1.3. ServiceBinding

The association of a given Service to a given ServiceRegistry is called a binding and is represented by the org.hibernate.service.spi.ServiceBinding interface. Furthermore, the specific contract between a ServiceBinding and the ServiceRegistry is represented by the org.hibernate.service.spi.ServiceBinding.ServiceLifecycleOwner interface.

There are two ways a Service becomes associated (bound) to a ServiceRegistry.

  • the Service can be directly instantiated and then handed to the ServiceRegistry

  • a ServiceInitiator can be given to the ServiceRegistry (which the ServiceRegistry will use if and when the Service is needed)

ServiceRegistry implementations register bindings through calls to the overloaded org.hibernate.service.internal.AbstractServiceRegistryImpl#createServiceBinding method accepting either a Service instance or a ServiceInitiator instance.

Each specific type of registry defines its own ServiceInitiator specialization.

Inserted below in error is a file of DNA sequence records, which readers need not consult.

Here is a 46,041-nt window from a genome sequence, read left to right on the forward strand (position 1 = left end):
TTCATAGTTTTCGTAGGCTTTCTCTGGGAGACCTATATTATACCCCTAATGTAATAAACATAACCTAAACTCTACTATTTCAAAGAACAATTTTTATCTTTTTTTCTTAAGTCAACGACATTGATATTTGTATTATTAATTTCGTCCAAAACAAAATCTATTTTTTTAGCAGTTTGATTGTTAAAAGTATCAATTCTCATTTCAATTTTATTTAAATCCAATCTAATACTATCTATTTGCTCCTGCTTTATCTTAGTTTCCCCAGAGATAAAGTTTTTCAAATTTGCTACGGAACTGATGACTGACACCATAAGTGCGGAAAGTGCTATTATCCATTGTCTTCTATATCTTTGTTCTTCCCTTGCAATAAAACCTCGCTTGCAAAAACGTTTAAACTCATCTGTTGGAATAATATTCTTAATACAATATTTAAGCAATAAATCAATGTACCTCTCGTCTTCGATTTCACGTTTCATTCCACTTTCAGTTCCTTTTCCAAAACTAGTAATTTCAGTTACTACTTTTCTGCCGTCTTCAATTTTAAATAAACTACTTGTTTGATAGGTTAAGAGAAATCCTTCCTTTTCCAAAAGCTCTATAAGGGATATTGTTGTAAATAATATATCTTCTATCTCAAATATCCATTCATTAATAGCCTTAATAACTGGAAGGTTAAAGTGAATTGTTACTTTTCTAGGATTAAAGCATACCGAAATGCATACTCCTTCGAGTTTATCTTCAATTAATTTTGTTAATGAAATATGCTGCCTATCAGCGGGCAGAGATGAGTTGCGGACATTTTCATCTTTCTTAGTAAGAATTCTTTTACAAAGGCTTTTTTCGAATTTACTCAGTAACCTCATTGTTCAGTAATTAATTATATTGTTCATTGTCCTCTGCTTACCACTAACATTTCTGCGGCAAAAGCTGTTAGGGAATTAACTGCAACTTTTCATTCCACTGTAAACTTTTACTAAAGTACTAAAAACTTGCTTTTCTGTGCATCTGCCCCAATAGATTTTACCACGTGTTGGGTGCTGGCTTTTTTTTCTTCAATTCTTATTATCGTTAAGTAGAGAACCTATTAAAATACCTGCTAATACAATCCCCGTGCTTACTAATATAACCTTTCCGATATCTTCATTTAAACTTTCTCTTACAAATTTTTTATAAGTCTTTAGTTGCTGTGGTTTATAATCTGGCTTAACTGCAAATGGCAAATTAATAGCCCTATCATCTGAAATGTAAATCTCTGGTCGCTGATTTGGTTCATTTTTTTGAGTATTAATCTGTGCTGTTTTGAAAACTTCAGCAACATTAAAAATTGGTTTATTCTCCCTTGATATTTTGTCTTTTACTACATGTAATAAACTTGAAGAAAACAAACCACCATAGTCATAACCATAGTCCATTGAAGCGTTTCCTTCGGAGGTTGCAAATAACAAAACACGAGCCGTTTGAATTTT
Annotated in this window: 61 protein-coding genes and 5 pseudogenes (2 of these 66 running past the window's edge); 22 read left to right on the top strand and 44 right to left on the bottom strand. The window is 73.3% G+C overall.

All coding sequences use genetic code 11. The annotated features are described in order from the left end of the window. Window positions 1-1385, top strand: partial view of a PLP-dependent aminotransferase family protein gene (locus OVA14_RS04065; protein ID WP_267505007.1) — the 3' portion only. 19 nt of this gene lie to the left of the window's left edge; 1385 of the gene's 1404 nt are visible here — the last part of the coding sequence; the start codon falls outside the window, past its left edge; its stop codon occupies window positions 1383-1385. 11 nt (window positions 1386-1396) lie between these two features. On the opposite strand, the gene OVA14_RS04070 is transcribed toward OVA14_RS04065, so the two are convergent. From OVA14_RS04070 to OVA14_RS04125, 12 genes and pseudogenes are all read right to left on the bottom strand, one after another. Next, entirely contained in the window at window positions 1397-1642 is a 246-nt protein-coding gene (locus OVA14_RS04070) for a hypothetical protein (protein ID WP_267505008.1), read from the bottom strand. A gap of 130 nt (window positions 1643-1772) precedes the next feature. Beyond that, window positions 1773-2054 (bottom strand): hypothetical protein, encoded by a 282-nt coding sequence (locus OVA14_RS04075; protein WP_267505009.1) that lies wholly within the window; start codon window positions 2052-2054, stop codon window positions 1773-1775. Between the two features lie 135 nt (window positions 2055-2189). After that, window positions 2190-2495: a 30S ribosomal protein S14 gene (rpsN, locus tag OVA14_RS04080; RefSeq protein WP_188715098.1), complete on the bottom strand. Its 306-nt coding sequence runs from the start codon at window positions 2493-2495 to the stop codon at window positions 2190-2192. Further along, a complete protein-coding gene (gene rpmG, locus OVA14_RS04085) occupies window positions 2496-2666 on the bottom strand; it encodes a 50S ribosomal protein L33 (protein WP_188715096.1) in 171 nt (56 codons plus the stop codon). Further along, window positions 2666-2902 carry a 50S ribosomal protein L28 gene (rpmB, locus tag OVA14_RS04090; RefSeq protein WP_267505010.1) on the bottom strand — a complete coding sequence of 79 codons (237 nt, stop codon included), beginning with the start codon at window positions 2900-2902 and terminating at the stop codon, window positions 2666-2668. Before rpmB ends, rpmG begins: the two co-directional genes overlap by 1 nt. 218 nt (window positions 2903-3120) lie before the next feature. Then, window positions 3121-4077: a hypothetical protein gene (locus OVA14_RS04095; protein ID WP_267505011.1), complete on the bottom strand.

1.4. Types of ServiceRegistries

Currently Hibernate utilizes three different ServiceRegistry implementations forming a hierarchy. Each type is a specialization for the purpose of type-safety, but they add no new functionality.

1.4.1. BootstrapServiceRegistry

The org.hibernate.boot.registry.BootstrapServiceRegistry holds three Service and is normally built by means of the org.hibernate.boot.registry.BootstrapServiceRegistryBuilder factory class. The builder gives type safe access to customizing these three Services.

This registry holds services that absolutely have to be available for most things in Hibernate to work.

In normal usage, the BootstrapServiceRegistry has no parent.

The services of the BootstrapServiceRegistry cannot be extended (added to) nor overridden (replaced).